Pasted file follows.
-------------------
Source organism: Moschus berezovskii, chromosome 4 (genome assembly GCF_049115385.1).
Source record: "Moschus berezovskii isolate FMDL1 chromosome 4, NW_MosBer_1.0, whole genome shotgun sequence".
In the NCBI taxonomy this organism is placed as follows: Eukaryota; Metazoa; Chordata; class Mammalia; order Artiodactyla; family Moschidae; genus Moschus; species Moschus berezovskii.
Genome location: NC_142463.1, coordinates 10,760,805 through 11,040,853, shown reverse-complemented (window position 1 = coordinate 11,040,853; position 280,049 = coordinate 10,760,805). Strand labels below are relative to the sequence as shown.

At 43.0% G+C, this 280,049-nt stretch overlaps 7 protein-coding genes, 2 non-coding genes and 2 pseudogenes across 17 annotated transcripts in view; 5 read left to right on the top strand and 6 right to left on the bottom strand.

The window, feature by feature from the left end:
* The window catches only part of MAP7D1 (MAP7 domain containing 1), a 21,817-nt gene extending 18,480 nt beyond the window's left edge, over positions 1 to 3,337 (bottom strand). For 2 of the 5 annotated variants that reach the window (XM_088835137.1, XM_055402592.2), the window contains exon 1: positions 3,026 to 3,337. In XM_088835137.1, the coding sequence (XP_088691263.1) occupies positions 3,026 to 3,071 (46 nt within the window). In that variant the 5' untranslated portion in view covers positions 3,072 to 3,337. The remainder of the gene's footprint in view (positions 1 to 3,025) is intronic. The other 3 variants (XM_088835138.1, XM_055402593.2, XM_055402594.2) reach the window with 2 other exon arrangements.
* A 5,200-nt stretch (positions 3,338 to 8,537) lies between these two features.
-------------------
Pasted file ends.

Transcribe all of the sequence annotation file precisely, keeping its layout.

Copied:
Source organism: Moschus berezovskii, chromosome 4 (genome assembly GCF_049115385.1).
Source record: "Moschus berezovskii isolate FMDL1 chromosome 4, NW_MosBer_1.0, whole genome shotgun sequence".
In the NCBI taxonomy this organism is placed as follows: Eukaryota; Metazoa; Chordata; class Mammalia; order Artiodactyla; family Moschidae; genus Moschus; species Moschus berezovskii.
Genome location: NC_142463.1, coordinates 10,760,805 through 11,040,853, shown reverse-complemented (window position 1 = coordinate 11,040,853; position 280,049 = coordinate 10,760,805). Strand labels below are relative to the sequence as shown.

At 43.0% G+C, this 280,049-nt stretch overlaps 7 protein-coding genes, 2 non-coding genes and 2 pseudogenes across 17 annotated transcripts in view; 5 read left to right on the top strand and 6 right to left on the bottom strand.

The window, feature by feature from the left end:
* The window catches only part of MAP7D1 (MAP7 domain containing 1), a 21,817-nt gene extending 18,480 nt beyond the window's left edge, over positions 1 to 3,337 (bottom strand). For 2 of the 5 annotated variants that reach the window (XM_088835137.1, XM_055402592.2), the window contains exon 1: positions 3,026 to 3,337. In XM_088835137.1, the coding sequence (XP_088691263.1) occupies positions 3,026 to 3,071 (46 nt within the window). In that variant the 5' untranslated portion in view covers positions 3,072 to 3,337. The remainder of the gene's footprint in view (positions 1 to 3,025) is intronic. The other 3 variants (XM_088835138.1, XM_055402593.2, XM_055402594.2) reach the window with 2 other exon arrangements.
* A 5,200-nt stretch (positions 3,338 to 8,537) lies between these two features.